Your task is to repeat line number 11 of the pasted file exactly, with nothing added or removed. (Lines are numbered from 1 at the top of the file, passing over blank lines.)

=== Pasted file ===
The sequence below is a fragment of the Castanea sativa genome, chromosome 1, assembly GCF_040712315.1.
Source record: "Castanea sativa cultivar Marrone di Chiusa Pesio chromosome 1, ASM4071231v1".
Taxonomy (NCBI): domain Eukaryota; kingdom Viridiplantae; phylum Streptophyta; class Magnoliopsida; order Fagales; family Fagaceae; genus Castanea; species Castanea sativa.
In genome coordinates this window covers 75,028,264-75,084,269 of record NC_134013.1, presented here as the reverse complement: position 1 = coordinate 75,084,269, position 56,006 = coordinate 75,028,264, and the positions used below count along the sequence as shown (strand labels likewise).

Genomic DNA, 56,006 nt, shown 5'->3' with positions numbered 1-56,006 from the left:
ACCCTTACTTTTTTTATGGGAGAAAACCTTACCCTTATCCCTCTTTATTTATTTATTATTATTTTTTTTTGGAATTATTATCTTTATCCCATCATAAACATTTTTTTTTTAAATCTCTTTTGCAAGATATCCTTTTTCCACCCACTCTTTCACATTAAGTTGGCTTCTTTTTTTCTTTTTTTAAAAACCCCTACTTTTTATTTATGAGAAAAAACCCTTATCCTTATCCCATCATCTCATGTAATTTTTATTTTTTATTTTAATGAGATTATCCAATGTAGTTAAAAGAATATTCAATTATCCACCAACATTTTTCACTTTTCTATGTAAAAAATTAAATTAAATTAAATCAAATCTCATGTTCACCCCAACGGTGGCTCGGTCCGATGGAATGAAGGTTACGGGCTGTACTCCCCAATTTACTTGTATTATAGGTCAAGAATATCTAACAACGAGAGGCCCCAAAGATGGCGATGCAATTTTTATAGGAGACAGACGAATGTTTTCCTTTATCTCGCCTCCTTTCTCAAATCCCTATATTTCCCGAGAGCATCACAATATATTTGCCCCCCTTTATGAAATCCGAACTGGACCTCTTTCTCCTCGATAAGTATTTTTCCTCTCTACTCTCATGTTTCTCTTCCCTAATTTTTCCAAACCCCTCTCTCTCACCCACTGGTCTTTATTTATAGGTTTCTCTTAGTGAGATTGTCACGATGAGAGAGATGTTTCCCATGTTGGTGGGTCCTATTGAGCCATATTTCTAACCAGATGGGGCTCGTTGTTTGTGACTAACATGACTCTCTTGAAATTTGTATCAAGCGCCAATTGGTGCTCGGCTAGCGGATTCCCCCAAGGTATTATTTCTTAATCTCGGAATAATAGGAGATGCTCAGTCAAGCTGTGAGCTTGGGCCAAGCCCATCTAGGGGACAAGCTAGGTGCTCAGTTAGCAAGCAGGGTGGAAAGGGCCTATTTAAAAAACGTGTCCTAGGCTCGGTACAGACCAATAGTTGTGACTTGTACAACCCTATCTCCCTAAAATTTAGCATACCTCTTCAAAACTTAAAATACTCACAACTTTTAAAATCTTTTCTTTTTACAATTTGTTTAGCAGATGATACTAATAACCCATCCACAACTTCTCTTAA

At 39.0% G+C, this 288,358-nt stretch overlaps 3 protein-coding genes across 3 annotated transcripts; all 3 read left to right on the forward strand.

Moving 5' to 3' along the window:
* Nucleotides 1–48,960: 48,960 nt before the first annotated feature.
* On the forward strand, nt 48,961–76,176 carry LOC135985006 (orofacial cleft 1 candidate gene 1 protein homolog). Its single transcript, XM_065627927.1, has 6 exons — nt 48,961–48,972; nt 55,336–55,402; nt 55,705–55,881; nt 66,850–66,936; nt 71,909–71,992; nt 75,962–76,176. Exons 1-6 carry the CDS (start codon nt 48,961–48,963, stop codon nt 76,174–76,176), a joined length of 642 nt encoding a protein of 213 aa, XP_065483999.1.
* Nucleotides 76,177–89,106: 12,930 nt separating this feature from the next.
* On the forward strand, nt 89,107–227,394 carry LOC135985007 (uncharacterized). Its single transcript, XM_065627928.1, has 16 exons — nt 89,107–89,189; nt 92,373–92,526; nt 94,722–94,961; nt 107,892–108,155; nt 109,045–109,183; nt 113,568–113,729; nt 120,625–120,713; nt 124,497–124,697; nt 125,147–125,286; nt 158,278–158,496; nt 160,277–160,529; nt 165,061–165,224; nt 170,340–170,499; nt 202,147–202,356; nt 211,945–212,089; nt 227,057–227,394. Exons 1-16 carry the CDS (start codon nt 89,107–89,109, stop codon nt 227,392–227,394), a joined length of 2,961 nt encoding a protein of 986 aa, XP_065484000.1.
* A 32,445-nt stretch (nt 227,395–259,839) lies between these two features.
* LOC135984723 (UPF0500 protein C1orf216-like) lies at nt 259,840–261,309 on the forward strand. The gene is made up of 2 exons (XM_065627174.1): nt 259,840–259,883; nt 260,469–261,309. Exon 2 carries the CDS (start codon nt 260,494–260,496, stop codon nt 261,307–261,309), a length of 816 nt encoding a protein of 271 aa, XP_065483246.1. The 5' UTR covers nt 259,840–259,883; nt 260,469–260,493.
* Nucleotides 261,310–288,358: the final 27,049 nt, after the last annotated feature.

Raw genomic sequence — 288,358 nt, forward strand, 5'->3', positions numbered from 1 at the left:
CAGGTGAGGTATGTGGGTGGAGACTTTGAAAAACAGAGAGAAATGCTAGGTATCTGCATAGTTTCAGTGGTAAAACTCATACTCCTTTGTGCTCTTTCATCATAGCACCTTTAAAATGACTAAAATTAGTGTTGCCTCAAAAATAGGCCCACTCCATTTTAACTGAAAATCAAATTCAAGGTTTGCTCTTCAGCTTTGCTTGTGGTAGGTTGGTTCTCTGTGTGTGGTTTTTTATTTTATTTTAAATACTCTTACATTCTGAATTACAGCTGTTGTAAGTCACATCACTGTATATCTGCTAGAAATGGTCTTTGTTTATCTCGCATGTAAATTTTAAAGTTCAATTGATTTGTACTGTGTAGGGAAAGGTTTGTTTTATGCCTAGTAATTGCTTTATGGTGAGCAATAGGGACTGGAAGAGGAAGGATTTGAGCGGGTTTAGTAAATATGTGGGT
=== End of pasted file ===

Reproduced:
* Nucleotides 76,177–89,106: 12,930 nt separating this feature from the next.